X

REGISTER TO CUSTOMIZE
YOUR NEWS AND GET ALERTS
ON Technology

Click the box below to confirm you are over 13, not a robot, and agree to our Privacy Policy & Terms and Conditions
No thanks, take me to
X
Customize your news
for instant alerts on
Technology
Register below
(it only takes seconds)
Click the box below to confirm you are over 13, not a robot, and agree to our Privacy Policy & Terms and Conditions


X
X
Technology


 

Like the Babel Fish, Google has managed to do the seemingly impossible. Announced at their October 4th hardware event, their new Pixel Buds are capable of translating 40 different languages in near real-time. They’re fast enough to decode what another person is saying, so much so that one can carry on a conversation with ease.

You just have to press and ask to begin translation.

Taking the stage at their San Francisco event, the earbuds were able to translate Swedish to English on the fly. This was however an admittedly controlled event, so only time will tell how well the device works in the real world where traffic, accents, and whatnot could confuse the software. Still though, it was an exciting glimpse into how Google sees our future.

To use the device, you will need a data connection though. Due to the amount of processing power needed for the translation, the audio is processed via Google’s AI-focused data centers. The audio is first converted to text, translated into another language, and then turned back into synthesized speech which is relayed to the listener.

Normally, the last part of this process is done by stitching pre-recorded words and word fragments together. However, Google has recently revealed that through its AI research they’ve been able to develop a system called WaveNet, which is used to generate human sounding voices. Even better, WaveNet is now part of Google Assistant which is found in the latest Android phones and Google hardware devices. This means that, possibly, your phone will be generating the synthesized speech for you, instead of a Google data center. Eventually, we may have devices capable of doing the translation without the need for an internet connection whatsoever.

The entire process is all part of Google Assistant.

Retailing for $150, the Google Pixel Buds provide roughly 5 hours of battery life before they can be recharged from a battery pack in their carrying case. So while they may not last you through an entire day in a foreign country, they’re certainly the start of something exciting.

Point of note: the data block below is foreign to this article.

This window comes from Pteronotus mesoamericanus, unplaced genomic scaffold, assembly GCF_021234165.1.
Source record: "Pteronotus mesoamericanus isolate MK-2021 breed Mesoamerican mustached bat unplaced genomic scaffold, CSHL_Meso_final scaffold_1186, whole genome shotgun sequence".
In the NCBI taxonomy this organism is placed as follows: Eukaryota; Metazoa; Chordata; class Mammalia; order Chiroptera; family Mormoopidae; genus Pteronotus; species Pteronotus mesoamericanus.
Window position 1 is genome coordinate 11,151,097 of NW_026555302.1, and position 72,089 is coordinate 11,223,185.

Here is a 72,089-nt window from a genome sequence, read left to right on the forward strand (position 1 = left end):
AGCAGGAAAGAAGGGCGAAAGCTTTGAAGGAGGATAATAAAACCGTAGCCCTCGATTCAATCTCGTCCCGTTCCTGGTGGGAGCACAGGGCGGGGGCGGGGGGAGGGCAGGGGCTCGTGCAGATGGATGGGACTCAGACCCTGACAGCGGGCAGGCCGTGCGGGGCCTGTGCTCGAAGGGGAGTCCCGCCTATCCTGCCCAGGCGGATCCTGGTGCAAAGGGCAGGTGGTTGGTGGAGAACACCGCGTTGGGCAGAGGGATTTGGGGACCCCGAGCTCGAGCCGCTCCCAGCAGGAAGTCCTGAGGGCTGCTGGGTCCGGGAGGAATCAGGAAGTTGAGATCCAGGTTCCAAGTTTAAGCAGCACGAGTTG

Images: Google  

Source: Google

0   POINTS
0   POINTS


Connect

About Jason Lamb

view all posts

Jason works at a university up in the frozen north that is Canada, where he spends too much time with technology.

Google Unveils Earbuds That Can Translate 40 Languages In Real Time

Making communication easier for everyone, worldwide.

By Jason Lamb | 10/9/2017 01:00 PM PT

News

Like the Babel Fish, Google has managed to do the seemingly impossible. Announced at their October 4th hardware event, their new Pixel Buds are capable of translating 40 different languages in near real-time. They’re fast enough to decode what another person is saying, so much so that one can carry on a conversation with ease.

You just have to press and ask to begin translation.

Taking the stage at their San Francisco event, the earbuds were able to translate Swedish to English on the fly. This was however an admittedly controlled event, so only time will tell how well the device works in the real world where traffic, accents, and whatnot could confuse the software. Still though, it was an exciting glimpse into how Google sees our future.

To use the device, you will need a data connection though. Due to the amount of processing power needed for the translation, the audio is processed via Google’s AI-focused data centers. The audio is first converted to text, translated into another language, and then turned back into synthesized speech which is relayed to the listener.

Normally, the last part of this process is done by stitching pre-recorded words and word fragments together. However, Google has recently revealed that through its AI research they’ve been able to develop a system called WaveNet, which is used to generate human sounding voices. Even better, WaveNet is now part of Google Assistant which is found in the latest Android phones and Google hardware devices. This means that, possibly, your phone will be generating the synthesized speech for you, instead of a Google data center. Eventually, we may have devices capable of doing the translation without the need for an internet connection whatsoever.

The entire process is all part of Google Assistant.

Retailing for $150, the Google Pixel Buds provide roughly 5 hours of battery life before they can be recharged from a battery pack in their carrying case. So while they may not last you through an entire day in a foreign country, they’re certainly the start of something exciting.


Images: Google  

Source: Google

0   POINTS
0   POINTS



Connect

About Jason Lamb

view all posts

Jason works at a university up in the frozen north that is Canada, where he spends too much time with technology.